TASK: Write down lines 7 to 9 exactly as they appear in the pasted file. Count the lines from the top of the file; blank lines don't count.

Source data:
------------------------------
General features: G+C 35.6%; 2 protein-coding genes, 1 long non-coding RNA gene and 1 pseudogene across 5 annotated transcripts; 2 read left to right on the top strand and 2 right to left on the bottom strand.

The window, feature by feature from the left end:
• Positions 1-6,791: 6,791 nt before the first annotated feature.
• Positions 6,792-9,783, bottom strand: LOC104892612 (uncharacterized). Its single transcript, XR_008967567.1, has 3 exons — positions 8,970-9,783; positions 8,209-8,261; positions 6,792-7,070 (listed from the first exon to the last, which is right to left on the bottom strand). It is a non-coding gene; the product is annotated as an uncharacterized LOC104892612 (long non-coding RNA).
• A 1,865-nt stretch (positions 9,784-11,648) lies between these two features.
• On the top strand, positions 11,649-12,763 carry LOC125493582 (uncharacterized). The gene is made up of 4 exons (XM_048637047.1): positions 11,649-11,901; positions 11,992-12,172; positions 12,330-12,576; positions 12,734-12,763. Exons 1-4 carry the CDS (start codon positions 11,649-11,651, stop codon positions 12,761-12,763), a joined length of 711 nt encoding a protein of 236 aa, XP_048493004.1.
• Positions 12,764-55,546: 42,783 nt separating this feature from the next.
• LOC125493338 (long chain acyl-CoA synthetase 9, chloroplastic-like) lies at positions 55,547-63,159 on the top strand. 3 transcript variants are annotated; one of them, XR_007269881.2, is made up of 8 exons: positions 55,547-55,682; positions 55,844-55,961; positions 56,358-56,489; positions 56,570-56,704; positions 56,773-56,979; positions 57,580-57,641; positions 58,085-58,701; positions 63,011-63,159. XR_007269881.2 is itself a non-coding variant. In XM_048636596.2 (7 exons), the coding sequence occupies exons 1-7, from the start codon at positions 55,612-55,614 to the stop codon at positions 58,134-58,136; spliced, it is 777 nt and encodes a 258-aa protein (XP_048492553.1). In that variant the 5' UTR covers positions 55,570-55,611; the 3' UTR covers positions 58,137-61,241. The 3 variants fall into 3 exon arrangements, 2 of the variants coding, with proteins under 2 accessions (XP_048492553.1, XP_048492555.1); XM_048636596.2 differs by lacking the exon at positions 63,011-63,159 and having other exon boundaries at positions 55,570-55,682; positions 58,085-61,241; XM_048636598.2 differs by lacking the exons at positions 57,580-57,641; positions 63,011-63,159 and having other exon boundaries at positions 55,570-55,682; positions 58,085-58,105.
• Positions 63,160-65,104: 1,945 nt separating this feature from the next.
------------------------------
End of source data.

• Positions 12,764-55,546: 42,783 nt separating this feature from the next.
• LOC125493338 (long chain acyl-CoA synthetase 9, chloroplastic-like) lies at positions 55,547-63,159 on the top strand. 3 transcript variants are annotated; one of them, XR_007269881.2, is made up of 8 exons: positions 55,547-55,682; positions 55,844-55,961; positions 56,358-56,489; positions 56,570-56,704; positions 56,773-56,979; positions 57,580-57,641; positions 58,085-58,701; positions 63,011-63,159. XR_007269881.2 is itself a non-coding variant. In XM_048636596.2 (7 exons), the coding sequence occupies exons 1-7, from the start codon at positions 55,612-55,614 to the stop codon at positions 58,134-58,136; spliced, it is 777 nt and encodes a 258-aa protein (XP_048492553.1). In that variant the 5' UTR covers positions 55,570-55,611; the 3' UTR covers positions 58,137-61,241. The 3 variants fall into 3 exon arrangements, 2 of the variants coding, with proteins under 2 accessions (XP_048492553.1, XP_048492555.1); XM_048636596.2 differs by lacking the exon at positions 63,011-63,159 and having other exon boundaries at positions 55,570-55,682; positions 58,085-61,241; XM_048636598.2 differs by lacking the exons at positions 57,580-57,641; positions 63,011-63,159 and having other exon boundaries at positions 55,570-55,682; positions 58,085-58,105.
• Positions 63,160-65,104: 1,945 nt separating this feature from the next.